April 7, 2007
A Softball Question
A recent judicial ethics opinion from Massachusetts holds that it is not improper for a judge to umpire softball games for a fee during off-hours or vacation time. The opinion states that such activity does not detract from the dignity that is required of judicial officers in outside activities. (Mike Frisch)
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It rather makes a natural fit for judges to be umpires for, as Gerald F. Gaus reminds us, 'The social contract theories of Hobbes, Locke, and Kant are, first and foremost, justifications of an "arbitrator," "umpire," or "judge" whose task is to provide public, definitive resolutions of conflicting judments. The "judge," as Hobbes said, provides "public reason" to which private reason "must submit." Gaus goes on to elaborate the importance of 'The Umpire Model of Authority' for Liberalism, and in particular, the notion of 'Judges as Umpires' in his Justificatory Liberalism: An Essay on Epistemology and Political Theory (1996).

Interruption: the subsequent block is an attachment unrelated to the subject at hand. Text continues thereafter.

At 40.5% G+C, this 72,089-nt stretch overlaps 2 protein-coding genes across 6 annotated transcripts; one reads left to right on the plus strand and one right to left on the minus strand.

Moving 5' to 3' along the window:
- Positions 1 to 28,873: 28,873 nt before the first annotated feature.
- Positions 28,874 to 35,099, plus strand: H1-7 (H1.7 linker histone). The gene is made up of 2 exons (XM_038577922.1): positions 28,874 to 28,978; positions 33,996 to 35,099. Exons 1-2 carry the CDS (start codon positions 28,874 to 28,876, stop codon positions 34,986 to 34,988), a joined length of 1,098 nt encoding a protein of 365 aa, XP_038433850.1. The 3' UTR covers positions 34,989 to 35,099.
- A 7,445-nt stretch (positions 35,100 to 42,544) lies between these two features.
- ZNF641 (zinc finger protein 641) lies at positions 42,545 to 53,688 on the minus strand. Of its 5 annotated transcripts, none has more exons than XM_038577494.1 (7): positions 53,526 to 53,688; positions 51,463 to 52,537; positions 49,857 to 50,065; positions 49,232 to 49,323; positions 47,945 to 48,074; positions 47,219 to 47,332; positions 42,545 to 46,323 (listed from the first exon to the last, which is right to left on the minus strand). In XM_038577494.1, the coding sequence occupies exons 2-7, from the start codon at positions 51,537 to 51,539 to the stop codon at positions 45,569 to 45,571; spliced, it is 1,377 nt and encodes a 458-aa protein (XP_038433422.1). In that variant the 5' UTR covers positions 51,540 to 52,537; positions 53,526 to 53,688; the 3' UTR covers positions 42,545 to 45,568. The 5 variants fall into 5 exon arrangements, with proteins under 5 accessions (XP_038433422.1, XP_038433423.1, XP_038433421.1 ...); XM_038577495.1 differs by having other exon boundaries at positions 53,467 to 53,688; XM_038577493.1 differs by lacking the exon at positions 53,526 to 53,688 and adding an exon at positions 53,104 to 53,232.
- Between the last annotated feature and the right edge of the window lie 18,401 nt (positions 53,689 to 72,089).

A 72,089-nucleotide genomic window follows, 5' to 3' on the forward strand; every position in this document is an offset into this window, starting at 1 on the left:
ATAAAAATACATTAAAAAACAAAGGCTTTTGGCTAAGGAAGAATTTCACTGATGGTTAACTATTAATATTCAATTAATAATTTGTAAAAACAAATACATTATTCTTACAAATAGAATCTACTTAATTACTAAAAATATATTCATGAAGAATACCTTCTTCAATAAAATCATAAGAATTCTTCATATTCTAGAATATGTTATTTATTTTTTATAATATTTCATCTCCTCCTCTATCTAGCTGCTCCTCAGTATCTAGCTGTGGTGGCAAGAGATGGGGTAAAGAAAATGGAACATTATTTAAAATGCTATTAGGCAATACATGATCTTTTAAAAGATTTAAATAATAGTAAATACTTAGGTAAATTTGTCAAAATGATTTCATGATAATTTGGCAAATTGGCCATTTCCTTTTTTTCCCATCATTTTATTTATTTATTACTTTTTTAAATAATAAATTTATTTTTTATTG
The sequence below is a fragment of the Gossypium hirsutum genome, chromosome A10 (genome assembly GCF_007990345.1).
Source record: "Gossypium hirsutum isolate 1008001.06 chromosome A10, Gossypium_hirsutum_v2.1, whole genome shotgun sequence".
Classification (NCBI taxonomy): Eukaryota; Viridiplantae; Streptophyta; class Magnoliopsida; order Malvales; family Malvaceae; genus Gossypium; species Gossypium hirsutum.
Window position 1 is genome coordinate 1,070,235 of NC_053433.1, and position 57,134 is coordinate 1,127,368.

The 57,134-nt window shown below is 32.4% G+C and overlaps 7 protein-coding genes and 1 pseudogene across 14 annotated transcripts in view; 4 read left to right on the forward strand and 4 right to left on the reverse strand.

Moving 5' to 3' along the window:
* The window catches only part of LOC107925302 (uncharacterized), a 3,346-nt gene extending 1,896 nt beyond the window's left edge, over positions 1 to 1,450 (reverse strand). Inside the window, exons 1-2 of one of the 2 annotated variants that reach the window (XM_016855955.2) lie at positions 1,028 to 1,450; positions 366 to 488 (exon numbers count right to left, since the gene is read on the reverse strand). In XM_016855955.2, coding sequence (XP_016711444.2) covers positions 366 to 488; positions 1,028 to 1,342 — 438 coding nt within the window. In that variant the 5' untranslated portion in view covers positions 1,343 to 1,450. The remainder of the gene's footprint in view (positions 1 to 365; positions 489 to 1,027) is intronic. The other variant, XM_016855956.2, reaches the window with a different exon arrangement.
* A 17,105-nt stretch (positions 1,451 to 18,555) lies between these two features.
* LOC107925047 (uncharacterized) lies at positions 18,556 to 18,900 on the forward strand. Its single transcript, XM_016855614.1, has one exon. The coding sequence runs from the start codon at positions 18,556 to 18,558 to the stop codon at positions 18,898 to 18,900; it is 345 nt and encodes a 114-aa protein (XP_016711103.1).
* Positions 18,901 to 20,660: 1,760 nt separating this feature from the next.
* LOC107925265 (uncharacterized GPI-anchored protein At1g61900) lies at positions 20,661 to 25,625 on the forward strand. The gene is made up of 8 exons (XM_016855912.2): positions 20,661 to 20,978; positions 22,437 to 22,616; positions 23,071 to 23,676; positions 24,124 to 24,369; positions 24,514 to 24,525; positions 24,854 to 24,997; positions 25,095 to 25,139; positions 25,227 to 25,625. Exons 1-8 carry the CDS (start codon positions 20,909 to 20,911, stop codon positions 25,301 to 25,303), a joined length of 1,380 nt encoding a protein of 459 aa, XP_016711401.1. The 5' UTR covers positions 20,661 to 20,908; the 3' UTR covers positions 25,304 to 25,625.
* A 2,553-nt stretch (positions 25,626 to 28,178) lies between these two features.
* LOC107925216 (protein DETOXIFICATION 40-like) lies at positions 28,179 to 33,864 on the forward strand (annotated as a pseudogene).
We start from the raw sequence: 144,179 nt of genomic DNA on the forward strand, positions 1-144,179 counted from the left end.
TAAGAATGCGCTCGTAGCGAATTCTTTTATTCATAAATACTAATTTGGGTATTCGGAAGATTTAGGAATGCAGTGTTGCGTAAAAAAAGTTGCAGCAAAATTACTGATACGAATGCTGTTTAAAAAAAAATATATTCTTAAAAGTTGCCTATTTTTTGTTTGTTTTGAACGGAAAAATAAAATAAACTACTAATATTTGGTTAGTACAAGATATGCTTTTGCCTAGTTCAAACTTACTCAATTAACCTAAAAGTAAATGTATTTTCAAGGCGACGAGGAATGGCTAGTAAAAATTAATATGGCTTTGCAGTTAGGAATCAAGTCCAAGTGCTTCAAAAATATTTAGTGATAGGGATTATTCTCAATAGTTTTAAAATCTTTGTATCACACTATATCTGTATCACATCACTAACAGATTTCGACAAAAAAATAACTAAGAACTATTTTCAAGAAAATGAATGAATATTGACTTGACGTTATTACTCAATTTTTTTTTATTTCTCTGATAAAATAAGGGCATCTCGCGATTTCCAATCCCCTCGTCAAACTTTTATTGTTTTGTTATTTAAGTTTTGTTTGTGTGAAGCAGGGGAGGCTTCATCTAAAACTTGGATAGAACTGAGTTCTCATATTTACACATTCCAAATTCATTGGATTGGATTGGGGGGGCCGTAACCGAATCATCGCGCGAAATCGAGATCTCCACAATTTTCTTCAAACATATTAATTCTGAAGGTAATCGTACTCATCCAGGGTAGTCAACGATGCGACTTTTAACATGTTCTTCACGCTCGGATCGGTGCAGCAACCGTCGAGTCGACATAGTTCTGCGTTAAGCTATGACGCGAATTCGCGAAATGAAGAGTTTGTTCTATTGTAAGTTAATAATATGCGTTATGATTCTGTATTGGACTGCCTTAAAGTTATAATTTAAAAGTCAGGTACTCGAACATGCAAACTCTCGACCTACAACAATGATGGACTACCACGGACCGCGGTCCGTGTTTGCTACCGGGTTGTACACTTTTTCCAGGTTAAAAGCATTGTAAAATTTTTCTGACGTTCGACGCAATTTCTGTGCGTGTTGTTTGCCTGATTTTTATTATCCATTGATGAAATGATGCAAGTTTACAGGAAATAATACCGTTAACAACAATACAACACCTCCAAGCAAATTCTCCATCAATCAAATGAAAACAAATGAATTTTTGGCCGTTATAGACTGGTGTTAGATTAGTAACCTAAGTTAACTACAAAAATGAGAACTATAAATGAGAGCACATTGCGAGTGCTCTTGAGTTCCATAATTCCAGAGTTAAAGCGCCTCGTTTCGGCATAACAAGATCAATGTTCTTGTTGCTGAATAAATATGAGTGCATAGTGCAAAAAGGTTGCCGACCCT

Posted by: Patrick S. O'Donnell | Apr 7, 2007 2:40:41 PM